As-Is Guide: City Metro (Subway / Tube)

To Subway

The specific word you use to describe “those funny trains running underneath the city avenues” varies depending if you’re a Londoner (the Tube), from Paris (the Metro), or are part of the Big Apple aka New York City (the Subway). China seems to have standardised on the Parisian variant (the Metro) except for Beijing and references from national railways (the Subway).

In any case, it’s important to familiarise yourself with the “underground dragon”, as Lonely Planet has referred them as. Traffic above-ground is often brought to its knees by the scariest of all rush-hour jams; underground, you might have to wait for the next train, but at least you’ll be guaranteed to be on the move. Some of these systems are also incredibly cheap.

This As-Is Guide gives you an idea of the city metro systems in China, and tells you how the system works.


In more recent years, an increasing number of cities in China have these systems (it all began with Beijing, Tianjin, and Shanghai). Here’s a full list (the list includes “conventional” metro systems, as well as light rail, monorail and non-high-speed maglevs):

Mainland China: Beijing, Tianjin, Shanghai, Nanjing, Hangzhou Guangzhou, Shenzhen; Changchun, Changsha, Chengdu, Chongqing, Dalian, Foshan, Harbin, Kunming, Nanjing, Ningbo, Shenyang, Suzhou, Wuhan, Wuxi, Xi’an, Zhengzhou

Outside Mainland China: Hong Kong, Taipei*, Kaohsiung*

* On Taiwan


Just about every city in China that has a city metro system has a local “smart card” system (like the Oyster Card of London) that facilitates access. Nearly all cities also charge according to the distance travelled (Beijing itself is considering a change to a distance-based model).

Distance-based fares are determined by the mileage or number of midway stations travelled through. Fare zones such as those in Western Europe are not yet in operation.

Single Journey Tickets will not be returned to you at your exit station and will not work for exit interchange arrangements.

Expect steep penalties if you attempt fare evasion. In Beijing, the penalty is ten times the standard ticket charge. You may also be handed over to police for prosecution.


In 2008, Beijing became the first city in the world to introduce compulsory security checks on all travellers. Baggage had to be scanned through an X ray machine. At first, smaller bags could be checked by security staff; however, the rules were soon rewritten so that X ray machines were to be used by all.

Current systems with a mandatory security check include those in Beijing, Shanghai, and Chengdu. The list is expected to increase. Already now, Chinese law permits searches in city metro systems (as is also the cases in overseas systems such as London).

At a few stations, or during special events or times of heightened security, you must go through airport-style checks.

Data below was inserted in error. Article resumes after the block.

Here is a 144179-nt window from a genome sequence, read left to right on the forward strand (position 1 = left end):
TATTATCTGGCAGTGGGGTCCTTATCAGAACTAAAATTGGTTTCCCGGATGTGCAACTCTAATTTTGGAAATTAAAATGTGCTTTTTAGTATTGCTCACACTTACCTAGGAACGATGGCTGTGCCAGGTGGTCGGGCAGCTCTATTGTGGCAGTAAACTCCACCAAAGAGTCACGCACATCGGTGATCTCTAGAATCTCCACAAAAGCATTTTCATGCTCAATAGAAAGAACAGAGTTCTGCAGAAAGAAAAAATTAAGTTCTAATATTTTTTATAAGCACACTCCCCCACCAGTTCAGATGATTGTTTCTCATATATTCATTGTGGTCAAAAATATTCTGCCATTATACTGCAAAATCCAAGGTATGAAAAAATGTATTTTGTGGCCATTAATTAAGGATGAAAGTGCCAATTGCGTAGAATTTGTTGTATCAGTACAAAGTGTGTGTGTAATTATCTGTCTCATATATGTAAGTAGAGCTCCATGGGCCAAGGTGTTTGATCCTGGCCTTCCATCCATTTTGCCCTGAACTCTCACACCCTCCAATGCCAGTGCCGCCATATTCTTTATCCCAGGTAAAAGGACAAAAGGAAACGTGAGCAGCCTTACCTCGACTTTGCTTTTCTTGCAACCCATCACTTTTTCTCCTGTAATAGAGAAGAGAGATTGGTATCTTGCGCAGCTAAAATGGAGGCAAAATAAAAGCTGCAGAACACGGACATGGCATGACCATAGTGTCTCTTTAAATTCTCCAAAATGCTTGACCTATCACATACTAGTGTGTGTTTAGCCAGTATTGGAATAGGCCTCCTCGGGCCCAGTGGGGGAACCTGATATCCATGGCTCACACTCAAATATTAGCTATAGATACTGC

• Smoking has been outlawed nationwide. The use of cigarettes, cigars and pipes is strictly prohibited. It is also not advisable to use e-cigarettes.
  • Security checks are required by all where this is needed. Failure to do so will result in denial of travel.
  • Dangerous items are strictly prohibited throughout any city metro system.
  • Photography is restricted. In Guangzhou, commercial photography requires permission. In Beijing, photography is not banned by law, but can result in members of staff requesting you to move due to loitering or failure to follow staff instructions. In Hong Kong, you cannot take moving pictures or videos without special permission. On Line 9 in Tianjin, photography is de facto prohibited without prior authorisation.


At the vast majority of interchange stations, you can change from one line to another simply by following the lines.

A handful of stations allow for cross-platform interchanges. This means you simply need to move to the opposite platform to change lines. Otherwise, you must proceed to another level, or use interchange passageways via station concourses. Be aware that some transfer routes are clearly signed as one-way passages.

At a few stations, you must complete either an exit interchange (known elsewhere as an “out-of-station interchange”) or a transfer to another fare system.


Nearly all trains have a route map of at least this line. Most often you will also find a general route map of the city’s entire network, or at least central parts of the network.

Stations are generally announced over the PA system in mandarin Chinese, English, and at times, in other dialects or languages.

All doors on trains are operated by the driver. Do not board or exit when the door alarms are heard.


  1. Pick your station and undergo security checks where required.
  2. Get tickets (you may need to do this after going through security). Always input your destination (choose by line first). If you have problems, use a staffed counter where available. You must pay by cash (ideally using coins) and exact change is preferred.
  3. Touch in through the entry gates and choose your line and direction of travel by terminus.
  4. Wait for your train. Allow passengers off the train first.
  5. Listen to announcements or watch signage for your exit station.
  6. Follow signs to either exit or to connect onto your next line of travel.
  7. If exiting, insert single tickets into the machine. Touch out if using stored-valued transit cards.
  8. Choose exit and leave the system. Note that at some stations, you must choose your exit in advance, as separate concourses may be used.